Banner Articles

From Music Stand to Pulpit

by Jenny deGroot in The Banner (CRC Publication) on April 5, 2012.

Pastor Grant Vander Hoek and his congregation were intrigued when a large item covered in a painter’s blanket was carried to the front of the sanctuary one Sunday morning at Mission Hills Community Christian Reformed Church in Mission, British Columbia. As Vander Hoek prepared to deliver his message from behind his usual music stand, he was interrupted for a timely unveiling of a new pulpit for the sanctuary.

The donor, who prefers not to be named, had found acceptance, love, and care at Mission Hills during a difficult time in his life. He had listened to many good messages but was bothered by the fact that Vander Hoek stood behind a music stand. The pulpit was his gift to the church.

The man said, “I have been coming here for the better part of eight months, and never have I felt so welcome in all my life. But one thing is wrong. When I am listening to Grant talk, it doesn’t feel right that he is speaking from a black music stand, so we are here to change that this morning.”

The pulpit is made from reclaimed wood and features a compartment for storage and a cross. Vander Hoek said, “It suits our church perfectly and is the perfect height for me.”

Mission Hills Community CRC has many hopes and dreams. Organized from a church plant, the church is tucked against the coastal mountains north of Abbotsford. With a membership of only 80, the church had set project priorities. A pulpit was not high on the list.

The donor has since moved on, but the pulpit reminds Vander Hoek and the congregation of paths that crossed and a gift that was given back to the church.

“If only I could have videotaped the reaction of the people in church,” says Vander Hoek with a smile. “It was amazing. Clapping, cheering, crying, the whole nine yards.”

Mission Hills CRC gives back to its community as it begins building campaign

The Banner, March 1, 2015

Mission Hills Community Christian Reformed Church in the town of Mission, B.C., is so grateful for where God has brought it that it has decided to give a portion of its building campaign to a community project for at-risk youth.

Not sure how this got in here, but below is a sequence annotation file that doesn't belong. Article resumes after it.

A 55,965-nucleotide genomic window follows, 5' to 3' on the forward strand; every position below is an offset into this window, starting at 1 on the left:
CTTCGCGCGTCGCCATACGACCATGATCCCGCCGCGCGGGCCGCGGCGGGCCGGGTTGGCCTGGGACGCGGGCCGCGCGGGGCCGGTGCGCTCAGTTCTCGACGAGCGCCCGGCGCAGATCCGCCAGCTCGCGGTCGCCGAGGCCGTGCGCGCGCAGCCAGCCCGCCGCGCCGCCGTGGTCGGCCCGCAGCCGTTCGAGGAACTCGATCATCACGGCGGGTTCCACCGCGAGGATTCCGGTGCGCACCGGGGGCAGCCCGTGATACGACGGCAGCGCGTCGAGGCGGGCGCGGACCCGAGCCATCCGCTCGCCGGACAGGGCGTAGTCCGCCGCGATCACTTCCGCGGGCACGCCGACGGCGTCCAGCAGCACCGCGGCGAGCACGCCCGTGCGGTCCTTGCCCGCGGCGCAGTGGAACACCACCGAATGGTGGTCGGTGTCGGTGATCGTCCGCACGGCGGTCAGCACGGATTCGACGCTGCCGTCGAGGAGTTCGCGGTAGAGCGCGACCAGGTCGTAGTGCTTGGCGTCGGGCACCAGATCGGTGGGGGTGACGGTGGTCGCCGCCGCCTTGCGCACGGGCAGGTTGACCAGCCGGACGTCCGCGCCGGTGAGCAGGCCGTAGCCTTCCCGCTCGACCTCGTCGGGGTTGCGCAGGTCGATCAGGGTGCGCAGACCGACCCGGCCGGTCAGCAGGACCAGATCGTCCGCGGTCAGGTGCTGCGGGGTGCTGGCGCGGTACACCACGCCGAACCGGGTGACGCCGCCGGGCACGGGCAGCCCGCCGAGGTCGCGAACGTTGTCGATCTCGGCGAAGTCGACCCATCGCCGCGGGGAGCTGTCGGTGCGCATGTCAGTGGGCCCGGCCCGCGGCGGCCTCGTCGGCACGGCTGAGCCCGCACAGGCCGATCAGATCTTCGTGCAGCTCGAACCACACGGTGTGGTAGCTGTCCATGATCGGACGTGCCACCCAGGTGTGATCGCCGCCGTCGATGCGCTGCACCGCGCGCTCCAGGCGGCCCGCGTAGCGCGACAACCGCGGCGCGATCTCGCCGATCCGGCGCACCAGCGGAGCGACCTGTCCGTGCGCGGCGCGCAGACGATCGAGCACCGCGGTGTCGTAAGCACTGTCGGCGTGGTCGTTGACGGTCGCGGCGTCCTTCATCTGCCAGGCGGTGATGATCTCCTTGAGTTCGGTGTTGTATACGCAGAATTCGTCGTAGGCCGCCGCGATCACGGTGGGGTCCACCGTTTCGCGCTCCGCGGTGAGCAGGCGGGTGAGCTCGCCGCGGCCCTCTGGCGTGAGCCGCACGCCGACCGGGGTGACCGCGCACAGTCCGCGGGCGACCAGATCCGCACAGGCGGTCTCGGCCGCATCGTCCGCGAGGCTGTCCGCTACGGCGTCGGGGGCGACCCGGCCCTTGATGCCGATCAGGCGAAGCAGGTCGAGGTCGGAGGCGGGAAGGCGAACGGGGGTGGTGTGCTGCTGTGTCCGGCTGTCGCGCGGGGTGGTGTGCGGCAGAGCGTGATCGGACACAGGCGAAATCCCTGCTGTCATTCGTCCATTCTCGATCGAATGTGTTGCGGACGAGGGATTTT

A series of small miracles unfolded to shape the church’s approach. It began with church member Gary Unger reading an article in the Banner in early 2013 about Trinity CRC in Goderich, Ont., which tithed from its building project to support a church in Haiti. A family connection to Trinity CRC provided the details of how the campaign was organized.

“Mission Hills CRC began as a [Christian Reformed] Home Missions church plant about 17 years ago. But the last two years have brought significant growth in the church membership, so we felt it was time to have our own building,” explained Roger Hoekstra, president of the church’s council.

“We also wanted a chance to serve … in the community, and then God put the Mission Youth House right in our laps,” Unger added.

Mission Youth House will serve as a resource for young people ages 14 to 25, providing mentorship for job interviews, cooking, parenting, and other skills the youth need to gain independence in difficult circumstances. “We are the family of God, but we realize not all young people have families to rely on, so we can step into that role in some way,” explained Unger. The house will be run by a separate nonprofit society in connection with local governments and Youth Unlimited. Local businesses and other community organizations have also come alongside the project as sponsors.The project involved renovating an old house; about 30 church members have been busy installing the kitchen, painting, and doing electrical work

“God has blessed us as a church, and we want to show our gratitude by sharing with others as well,” Hoekstra said.

The church has posted a video about its story and building campaign on its website.